“And in some ways, these kids that come from poverty and lift themselves up against all odds are so much more ready for college, because they have had to take it so seriously to get through. The kid who just rolls out of bed and doesn’t take high school seriously because he has it easy, can kind of just roll into college and continue to not take it seriously.”
What do you see in the students who are undroppable, who are continuing high school and going on to college despite the odds?
“The students that get through this horrible maze of poverty and reality, there’s one defining trait that they have – resiliency. So the question is, how do we build that trait? No matter what, when they’re bent, they don’t break. A lot of kids, and the reason we have so many dropouts, is that life bends a lot of people, and they break, and it’s incredibly understandable. It’s unreasonable how far life has bent some people. But there are these few people who don’t break no matter what.”
In my experience and in my book I talk about having support from a community being one of the most defining factors in success; have you seen that in any of these students?
“Yes! Most of the undroppable kids that I met had at least one person at home who is amazing, and it was never a surprise to me to talk to the student and then meet the amazing parent.
“Though of course sometimes it blows your mind when you meet an orphan who is getting through it. Students who are making it have amazing people around them, and they have a community of the school around them that cares. It takes a village.”
Shawndtrana’s video beautifully explains how her community helped her not break.
What advice do you have for students who are struggling to finish their education and are feeling like they are about to break?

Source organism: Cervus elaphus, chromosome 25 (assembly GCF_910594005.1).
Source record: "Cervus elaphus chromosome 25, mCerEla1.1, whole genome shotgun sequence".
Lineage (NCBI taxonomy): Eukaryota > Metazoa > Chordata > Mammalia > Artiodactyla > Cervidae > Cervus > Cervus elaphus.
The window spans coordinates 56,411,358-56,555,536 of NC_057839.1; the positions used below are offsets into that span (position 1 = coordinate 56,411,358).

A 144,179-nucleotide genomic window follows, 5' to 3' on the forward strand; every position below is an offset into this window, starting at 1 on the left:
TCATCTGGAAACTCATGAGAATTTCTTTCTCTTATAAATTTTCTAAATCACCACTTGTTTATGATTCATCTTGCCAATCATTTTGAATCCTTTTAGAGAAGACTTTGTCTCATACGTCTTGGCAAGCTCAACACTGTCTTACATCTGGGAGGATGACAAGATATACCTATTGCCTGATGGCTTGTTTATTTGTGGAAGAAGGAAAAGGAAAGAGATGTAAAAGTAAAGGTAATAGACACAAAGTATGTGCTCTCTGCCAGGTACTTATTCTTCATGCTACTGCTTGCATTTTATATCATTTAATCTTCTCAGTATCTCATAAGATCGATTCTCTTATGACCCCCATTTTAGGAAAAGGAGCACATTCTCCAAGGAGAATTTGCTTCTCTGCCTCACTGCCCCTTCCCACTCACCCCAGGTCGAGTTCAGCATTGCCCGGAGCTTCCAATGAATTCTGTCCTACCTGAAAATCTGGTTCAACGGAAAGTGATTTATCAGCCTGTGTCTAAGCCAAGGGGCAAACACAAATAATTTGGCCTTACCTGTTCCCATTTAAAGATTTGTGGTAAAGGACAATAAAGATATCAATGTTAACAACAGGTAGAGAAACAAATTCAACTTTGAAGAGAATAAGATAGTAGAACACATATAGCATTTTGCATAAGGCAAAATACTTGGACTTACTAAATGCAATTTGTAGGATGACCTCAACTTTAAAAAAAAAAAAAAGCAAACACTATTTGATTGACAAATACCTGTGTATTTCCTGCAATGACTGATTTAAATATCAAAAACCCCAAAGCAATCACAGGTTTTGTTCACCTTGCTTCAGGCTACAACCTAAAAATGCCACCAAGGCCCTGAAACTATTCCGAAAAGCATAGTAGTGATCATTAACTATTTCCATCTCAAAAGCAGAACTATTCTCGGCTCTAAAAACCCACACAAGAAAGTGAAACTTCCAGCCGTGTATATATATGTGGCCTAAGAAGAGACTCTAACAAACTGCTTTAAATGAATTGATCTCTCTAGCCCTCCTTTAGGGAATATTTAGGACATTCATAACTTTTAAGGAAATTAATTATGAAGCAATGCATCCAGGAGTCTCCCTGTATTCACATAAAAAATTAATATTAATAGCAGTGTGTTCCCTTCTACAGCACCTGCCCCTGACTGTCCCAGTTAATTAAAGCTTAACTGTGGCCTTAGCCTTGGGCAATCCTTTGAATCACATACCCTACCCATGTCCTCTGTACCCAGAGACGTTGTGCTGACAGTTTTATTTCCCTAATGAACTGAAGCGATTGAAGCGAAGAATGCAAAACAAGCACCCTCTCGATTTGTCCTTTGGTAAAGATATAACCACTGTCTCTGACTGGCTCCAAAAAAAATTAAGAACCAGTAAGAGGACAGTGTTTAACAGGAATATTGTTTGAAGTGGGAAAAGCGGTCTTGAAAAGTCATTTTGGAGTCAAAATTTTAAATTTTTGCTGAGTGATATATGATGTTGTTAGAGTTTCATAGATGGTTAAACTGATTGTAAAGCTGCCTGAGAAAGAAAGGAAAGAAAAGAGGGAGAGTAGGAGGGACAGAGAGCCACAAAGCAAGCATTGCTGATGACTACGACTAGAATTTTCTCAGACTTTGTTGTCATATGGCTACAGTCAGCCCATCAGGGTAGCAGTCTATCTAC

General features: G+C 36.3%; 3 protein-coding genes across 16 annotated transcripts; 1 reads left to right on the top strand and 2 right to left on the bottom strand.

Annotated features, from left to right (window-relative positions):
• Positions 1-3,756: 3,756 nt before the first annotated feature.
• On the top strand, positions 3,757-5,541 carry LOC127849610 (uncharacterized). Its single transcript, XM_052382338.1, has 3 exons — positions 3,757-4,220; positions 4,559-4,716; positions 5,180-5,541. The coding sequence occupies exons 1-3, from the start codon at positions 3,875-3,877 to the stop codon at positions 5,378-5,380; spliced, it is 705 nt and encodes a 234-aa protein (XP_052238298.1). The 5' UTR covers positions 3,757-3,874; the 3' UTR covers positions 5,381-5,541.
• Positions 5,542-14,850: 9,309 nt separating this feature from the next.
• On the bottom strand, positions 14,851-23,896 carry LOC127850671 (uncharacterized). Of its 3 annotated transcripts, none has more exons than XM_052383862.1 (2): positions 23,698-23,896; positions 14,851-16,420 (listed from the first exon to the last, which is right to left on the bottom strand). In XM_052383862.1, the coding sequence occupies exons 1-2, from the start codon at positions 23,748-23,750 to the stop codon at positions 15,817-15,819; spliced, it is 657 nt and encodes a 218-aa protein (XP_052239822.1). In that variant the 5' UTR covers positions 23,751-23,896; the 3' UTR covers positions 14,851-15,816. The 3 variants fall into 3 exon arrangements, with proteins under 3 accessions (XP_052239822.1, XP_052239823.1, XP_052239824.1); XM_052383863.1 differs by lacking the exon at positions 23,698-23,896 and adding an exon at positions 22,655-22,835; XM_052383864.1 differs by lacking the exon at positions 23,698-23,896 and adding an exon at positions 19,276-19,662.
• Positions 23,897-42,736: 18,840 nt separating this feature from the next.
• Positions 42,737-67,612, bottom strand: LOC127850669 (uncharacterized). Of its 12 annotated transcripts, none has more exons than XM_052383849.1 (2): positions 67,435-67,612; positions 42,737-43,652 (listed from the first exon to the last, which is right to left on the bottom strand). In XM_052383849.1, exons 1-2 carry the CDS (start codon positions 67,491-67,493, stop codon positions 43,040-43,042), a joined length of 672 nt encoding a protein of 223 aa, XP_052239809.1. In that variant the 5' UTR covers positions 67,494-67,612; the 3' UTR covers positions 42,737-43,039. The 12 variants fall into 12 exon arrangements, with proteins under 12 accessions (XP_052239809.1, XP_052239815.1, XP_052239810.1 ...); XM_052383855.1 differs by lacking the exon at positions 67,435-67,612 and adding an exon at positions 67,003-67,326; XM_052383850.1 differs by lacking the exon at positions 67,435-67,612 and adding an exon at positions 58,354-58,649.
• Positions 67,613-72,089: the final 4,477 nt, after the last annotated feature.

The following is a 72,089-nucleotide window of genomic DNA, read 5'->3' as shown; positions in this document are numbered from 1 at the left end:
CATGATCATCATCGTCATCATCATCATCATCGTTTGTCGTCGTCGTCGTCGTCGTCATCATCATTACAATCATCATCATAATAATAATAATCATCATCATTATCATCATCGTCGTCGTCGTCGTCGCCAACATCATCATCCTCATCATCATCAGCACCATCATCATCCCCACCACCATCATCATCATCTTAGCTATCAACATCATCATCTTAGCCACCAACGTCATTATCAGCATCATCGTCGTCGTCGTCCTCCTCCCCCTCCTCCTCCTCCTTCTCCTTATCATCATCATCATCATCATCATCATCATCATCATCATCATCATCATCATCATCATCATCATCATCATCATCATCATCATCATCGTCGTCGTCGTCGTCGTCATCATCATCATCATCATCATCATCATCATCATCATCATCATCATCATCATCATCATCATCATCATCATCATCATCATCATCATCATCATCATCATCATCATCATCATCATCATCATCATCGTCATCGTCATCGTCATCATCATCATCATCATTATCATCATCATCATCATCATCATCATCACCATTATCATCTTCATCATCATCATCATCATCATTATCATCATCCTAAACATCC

“You’re just as smart as everyone else. I’ve met kids from all socioeconomic backgrounds, and kids that come from poor backgrounds are just as smart as everyone else, and if they work hard in school they can do anything anyone else does.
“Education really is the gateway to do whatever you want to do. And if you do well in community college and get good grades, and then put your background experience into an essay, every college is going to want to have you.”
The full-length documentary will premiere Fall 2013, but this week Jason will launch a tour to show pieces of the film to high schools across the country in order to begin the conversation and show struggling students two simple things – that they are not alone and that they can be undroppable.
To me, undroppable means realizing that no matter what you’ve been through, only you get to decide whether you’re a statistic or a success. Wherever you are in your educational journey, I encourage you to check out the Undroppable YouTube videos as a reminder, as they were to me, of what it means to rise above, to try, and to keep going no matter what.
|A montage of Jason in action, filming the documentary.|